“They actually reached out to us because they feel so worried and stressed and they feel the pain for what’s going on in Israel,” said Shany Granot-Lubaton, an Israeli protest leader in New York.
Rabbi Rachel Timoner, who leads Congregation Beth Elohim in Brooklyn, a Reform congregation that is participating in the rally, said her conversations with Israeli congregants and friends underscored the resonance of the holiday in this moment.
“Someone said they are experiencing an overwhelming ache in their body, just like when someone they loved died,” she said. “This is the exact feeling that Tisha Be’av is designed to evoke in us, to get us in touch with the collective grief of our people through time, and equally now.”
Timoner said she planned to speak “very very briefly” about “the pain and grief that Israelis and all who love them are feeling right now” during services on Wednesday night, even as many Israelis in her community will be joining a special Hebrew-language service targeted toward them elsewhere in Brooklyn.
Not everyone believes it’s appropriate to draw such a stark connection between Tisha Be’av and the contemporary political crisis, or to sermonize about politics at the dim, quiet services that will be held on Wednesday night.
“The talk of the lessons of Tisha Be’av are not as apropos as most of [Israeli Prime Minister Benjamin] Netanyahu’s opponents would like us to believe,” Jonathan Tobin, editor in chief of the right-leaning Jewish News Syndicate, wrote in a column on Tuesday.
“While neither side in this dispute should behave as if it has a monopoly on truth or righteousness,” he added, “it ill behooves Jews and friends of Israel looking on from abroad to be lecturing the prime minister and his supporters about sinat chinam, especially when the mindless hatred against fellow Jews seems to be mainly flowing against those who support judicial reform.”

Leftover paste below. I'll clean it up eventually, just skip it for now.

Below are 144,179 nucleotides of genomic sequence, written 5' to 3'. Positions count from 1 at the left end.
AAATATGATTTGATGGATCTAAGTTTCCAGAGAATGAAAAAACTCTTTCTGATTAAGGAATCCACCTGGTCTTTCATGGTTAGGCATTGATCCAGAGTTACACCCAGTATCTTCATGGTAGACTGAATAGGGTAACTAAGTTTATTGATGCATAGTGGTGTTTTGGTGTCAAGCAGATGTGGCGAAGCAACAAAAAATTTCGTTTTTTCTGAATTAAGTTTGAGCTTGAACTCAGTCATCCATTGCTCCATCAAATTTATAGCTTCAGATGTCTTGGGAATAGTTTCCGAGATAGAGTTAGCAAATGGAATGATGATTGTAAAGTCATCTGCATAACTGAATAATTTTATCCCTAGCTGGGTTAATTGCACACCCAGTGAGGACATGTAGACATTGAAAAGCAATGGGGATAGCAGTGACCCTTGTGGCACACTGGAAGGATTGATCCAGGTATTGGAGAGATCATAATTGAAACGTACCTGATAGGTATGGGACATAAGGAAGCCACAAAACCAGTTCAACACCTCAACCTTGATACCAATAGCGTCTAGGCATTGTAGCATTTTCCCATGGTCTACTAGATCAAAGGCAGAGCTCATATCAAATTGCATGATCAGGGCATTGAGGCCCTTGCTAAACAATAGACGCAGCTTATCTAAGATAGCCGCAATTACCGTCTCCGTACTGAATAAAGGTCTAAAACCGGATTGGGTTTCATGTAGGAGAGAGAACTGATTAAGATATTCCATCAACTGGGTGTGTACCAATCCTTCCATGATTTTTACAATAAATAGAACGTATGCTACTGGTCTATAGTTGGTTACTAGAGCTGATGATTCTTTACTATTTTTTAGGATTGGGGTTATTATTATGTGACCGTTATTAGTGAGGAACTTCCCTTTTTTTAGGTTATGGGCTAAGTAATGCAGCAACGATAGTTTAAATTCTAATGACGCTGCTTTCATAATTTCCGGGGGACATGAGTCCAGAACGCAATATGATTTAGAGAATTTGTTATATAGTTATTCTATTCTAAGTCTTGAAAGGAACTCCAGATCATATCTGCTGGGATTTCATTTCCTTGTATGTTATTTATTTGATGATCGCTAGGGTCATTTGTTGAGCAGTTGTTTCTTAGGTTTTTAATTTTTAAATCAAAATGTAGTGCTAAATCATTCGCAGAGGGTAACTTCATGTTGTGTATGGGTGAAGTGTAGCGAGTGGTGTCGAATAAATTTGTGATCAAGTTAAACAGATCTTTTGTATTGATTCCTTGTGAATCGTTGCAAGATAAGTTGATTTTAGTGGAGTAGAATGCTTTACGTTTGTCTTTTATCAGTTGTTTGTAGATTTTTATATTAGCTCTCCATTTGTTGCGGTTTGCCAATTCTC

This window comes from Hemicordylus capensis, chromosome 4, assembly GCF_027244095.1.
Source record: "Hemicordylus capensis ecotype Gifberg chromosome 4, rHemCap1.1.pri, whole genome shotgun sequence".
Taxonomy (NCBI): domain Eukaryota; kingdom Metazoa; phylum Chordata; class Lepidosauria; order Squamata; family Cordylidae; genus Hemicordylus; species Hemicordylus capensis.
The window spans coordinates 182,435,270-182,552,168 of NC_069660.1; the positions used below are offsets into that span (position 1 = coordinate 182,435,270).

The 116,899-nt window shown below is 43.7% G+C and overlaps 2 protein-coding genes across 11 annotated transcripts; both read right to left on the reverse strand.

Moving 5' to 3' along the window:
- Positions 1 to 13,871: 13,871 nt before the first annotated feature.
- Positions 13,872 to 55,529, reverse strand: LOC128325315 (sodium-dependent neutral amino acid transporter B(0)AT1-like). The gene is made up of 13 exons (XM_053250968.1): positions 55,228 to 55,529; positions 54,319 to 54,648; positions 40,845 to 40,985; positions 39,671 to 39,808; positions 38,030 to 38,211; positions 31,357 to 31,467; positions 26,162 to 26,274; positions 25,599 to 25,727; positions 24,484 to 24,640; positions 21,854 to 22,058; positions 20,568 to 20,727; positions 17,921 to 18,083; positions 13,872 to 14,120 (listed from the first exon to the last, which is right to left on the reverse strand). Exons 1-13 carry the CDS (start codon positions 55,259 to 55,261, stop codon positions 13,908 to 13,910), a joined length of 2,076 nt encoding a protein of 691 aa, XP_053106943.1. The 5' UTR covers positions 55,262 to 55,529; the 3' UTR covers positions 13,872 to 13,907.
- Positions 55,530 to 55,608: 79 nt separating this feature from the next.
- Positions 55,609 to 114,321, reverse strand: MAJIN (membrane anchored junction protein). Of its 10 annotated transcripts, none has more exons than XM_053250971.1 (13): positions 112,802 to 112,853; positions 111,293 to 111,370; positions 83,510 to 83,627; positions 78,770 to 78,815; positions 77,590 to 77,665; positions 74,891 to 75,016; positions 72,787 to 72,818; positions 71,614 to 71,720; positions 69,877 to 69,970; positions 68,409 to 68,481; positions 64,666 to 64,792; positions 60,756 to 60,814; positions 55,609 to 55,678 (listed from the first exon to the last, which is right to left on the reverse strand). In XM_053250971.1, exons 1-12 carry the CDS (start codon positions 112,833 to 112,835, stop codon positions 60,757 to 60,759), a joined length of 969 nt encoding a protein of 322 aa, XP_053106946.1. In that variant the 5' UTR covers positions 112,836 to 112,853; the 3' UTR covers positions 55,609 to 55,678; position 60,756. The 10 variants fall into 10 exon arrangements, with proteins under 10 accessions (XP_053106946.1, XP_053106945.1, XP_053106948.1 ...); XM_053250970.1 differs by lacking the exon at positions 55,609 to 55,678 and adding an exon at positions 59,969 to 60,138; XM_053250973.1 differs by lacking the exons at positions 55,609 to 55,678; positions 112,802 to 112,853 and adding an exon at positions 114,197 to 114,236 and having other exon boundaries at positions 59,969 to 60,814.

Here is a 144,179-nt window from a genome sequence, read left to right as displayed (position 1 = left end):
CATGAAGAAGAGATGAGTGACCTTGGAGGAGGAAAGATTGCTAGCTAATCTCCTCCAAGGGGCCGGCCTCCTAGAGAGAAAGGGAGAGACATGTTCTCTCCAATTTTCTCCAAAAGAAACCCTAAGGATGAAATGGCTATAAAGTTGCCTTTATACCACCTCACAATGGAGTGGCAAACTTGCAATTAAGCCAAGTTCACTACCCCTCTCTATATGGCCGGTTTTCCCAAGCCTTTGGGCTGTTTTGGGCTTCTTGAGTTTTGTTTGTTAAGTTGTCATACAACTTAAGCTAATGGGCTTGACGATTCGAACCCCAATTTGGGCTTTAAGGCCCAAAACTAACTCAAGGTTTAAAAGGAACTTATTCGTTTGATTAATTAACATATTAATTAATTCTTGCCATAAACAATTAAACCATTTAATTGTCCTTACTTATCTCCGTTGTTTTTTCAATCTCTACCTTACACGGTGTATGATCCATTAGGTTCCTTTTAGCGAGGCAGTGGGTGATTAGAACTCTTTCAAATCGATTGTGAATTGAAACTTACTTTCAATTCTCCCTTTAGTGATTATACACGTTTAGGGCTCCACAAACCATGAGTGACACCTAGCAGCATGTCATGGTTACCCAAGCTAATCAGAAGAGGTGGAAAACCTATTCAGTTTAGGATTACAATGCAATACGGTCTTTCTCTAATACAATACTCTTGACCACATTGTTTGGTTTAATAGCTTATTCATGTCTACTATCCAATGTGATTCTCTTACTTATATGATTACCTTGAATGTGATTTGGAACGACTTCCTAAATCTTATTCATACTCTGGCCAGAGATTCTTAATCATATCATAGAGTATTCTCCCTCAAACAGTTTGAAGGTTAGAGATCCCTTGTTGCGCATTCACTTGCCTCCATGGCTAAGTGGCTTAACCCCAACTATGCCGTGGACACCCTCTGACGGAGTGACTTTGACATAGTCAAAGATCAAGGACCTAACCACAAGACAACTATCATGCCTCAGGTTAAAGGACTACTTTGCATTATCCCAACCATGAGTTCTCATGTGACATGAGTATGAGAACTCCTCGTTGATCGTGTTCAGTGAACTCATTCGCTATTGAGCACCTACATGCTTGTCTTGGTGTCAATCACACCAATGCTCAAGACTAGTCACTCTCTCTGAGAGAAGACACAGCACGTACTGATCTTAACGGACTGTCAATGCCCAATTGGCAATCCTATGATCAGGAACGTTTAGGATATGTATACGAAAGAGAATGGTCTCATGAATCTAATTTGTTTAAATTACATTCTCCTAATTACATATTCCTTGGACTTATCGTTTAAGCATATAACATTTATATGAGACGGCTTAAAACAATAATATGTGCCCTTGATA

But even for some on the right, the Tisha Be’av timing has been a cause for concern. David Friedman, former President Donald Trump’s ambassador to Israel, called the confluence of the vote and the fast day “very bad timing.”
“Given the striking parallels between Israel’s current internal rift and the infighting that caused the destruction of the Second Temple 2000 years ago, why would the Israeli Government proceed with its Judicial Reform bill on the eve of Tisha Be’av?” Friedman, who has long backed Netanyahu but has criticized the judicial reforms, wrote on Twitter.
The judicial legislation is not the first time that the Israeli political calendar has delivered a major crisis on Tisha Be’av. In 2005, the government proceeded with its withdrawal from the Gaza Strip on the eve of the holiday, against the fierce protests of many right-wing and religious Israelis who believed that ceding land represented a catastrophe for the Jewish people.